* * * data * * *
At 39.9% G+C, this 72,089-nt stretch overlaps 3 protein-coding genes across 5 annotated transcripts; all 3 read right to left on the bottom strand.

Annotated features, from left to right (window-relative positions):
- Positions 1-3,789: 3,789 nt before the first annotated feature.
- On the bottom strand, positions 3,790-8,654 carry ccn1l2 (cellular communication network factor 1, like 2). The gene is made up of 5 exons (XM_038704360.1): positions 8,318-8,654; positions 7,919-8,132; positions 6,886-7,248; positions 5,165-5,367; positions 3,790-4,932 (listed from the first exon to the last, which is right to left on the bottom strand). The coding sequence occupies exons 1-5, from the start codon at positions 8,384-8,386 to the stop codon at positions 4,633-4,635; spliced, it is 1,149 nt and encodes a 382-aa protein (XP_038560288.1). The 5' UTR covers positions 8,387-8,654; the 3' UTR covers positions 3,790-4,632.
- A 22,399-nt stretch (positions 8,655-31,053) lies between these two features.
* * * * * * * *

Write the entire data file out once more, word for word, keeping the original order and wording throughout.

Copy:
At 39.9% G+C, this 72,089-nt stretch overlaps 3 protein-coding genes across 5 annotated transcripts; all 3 read right to left on the bottom strand.

Annotated features, from left to right (window-relative positions):
- Positions 1-3,789: 3,789 nt before the first annotated feature.
- On the bottom strand, positions 3,790-8,654 carry ccn1l2 (cellular communication network factor 1, like 2). The gene is made up of 5 exons (XM_038704360.1): positions 8,318-8,654; positions 7,919-8,132; positions 6,886-7,248; positions 5,165-5,367; positions 3,790-4,932 (listed from the first exon to the last, which is right to left on the bottom strand). The coding sequence occupies exons 1-5, from the start codon at positions 8,384-8,386 to the stop codon at positions 4,633-4,635; spliced, it is 1,149 nt and encodes a 382-aa protein (XP_038560288.1). The 5' UTR covers positions 8,387-8,654; the 3' UTR covers positions 3,790-4,632.
- A 22,399-nt stretch (positions 8,655-31,053) lies between these two features.